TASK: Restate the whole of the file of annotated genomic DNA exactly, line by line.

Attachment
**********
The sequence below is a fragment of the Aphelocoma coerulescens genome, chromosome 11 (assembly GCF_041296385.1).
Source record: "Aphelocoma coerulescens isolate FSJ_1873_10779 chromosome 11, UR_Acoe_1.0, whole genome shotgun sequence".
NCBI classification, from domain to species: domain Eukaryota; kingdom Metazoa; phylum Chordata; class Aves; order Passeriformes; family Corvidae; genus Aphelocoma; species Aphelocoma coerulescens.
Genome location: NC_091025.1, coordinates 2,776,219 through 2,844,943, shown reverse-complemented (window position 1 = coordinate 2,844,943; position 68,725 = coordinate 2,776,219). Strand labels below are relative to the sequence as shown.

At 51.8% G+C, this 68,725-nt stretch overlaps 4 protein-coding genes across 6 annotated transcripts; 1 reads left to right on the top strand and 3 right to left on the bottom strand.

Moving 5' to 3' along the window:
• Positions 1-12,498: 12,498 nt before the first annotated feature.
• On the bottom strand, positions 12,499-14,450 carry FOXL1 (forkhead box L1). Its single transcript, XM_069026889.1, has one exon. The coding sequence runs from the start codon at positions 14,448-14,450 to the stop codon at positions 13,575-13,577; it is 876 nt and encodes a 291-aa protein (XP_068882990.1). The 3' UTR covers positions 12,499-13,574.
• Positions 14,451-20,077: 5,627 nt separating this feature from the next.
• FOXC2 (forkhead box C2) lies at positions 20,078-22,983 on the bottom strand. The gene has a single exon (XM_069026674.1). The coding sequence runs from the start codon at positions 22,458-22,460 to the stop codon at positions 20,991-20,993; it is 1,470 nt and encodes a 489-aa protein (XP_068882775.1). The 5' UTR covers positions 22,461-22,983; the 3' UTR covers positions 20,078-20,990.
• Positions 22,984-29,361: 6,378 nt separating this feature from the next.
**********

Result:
The sequence below is a fragment of the Aphelocoma coerulescens genome, chromosome 11 (assembly GCF_041296385.1).
Source record: "Aphelocoma coerulescens isolate FSJ_1873_10779 chromosome 11, UR_Acoe_1.0, whole genome shotgun sequence".
NCBI classification, from domain to species: domain Eukaryota; kingdom Metazoa; phylum Chordata; class Aves; order Passeriformes; family Corvidae; genus Aphelocoma; species Aphelocoma coerulescens.
Genome location: NC_091025.1, coordinates 2,776,219 through 2,844,943, shown reverse-complemented (window position 1 = coordinate 2,844,943; position 68,725 = coordinate 2,776,219). Strand labels below are relative to the sequence as shown.

At 51.8% G+C, this 68,725-nt stretch overlaps 4 protein-coding genes across 6 annotated transcripts; 1 reads left to right on the top strand and 3 right to left on the bottom strand.

Moving 5' to 3' along the window:
• Positions 1-12,498: 12,498 nt before the first annotated feature.
• On the bottom strand, positions 12,499-14,450 carry FOXL1 (forkhead box L1). Its single transcript, XM_069026889.1, has one exon. The coding sequence runs from the start codon at positions 14,448-14,450 to the stop codon at positions 13,575-13,577; it is 876 nt and encodes a 291-aa protein (XP_068882990.1). The 3' UTR covers positions 12,499-13,574.
• Positions 14,451-20,077: 5,627 nt separating this feature from the next.
• FOXC2 (forkhead box C2) lies at positions 20,078-22,983 on the bottom strand. The gene has a single exon (XM_069026674.1). The coding sequence runs from the start codon at positions 22,458-22,460 to the stop codon at positions 20,991-20,993; it is 1,470 nt and encodes a 489-aa protein (XP_068882775.1). The 5' UTR covers positions 22,461-22,983; the 3' UTR covers positions 20,078-20,990.
• Positions 22,984-29,361: 6,378 nt separating this feature from the next.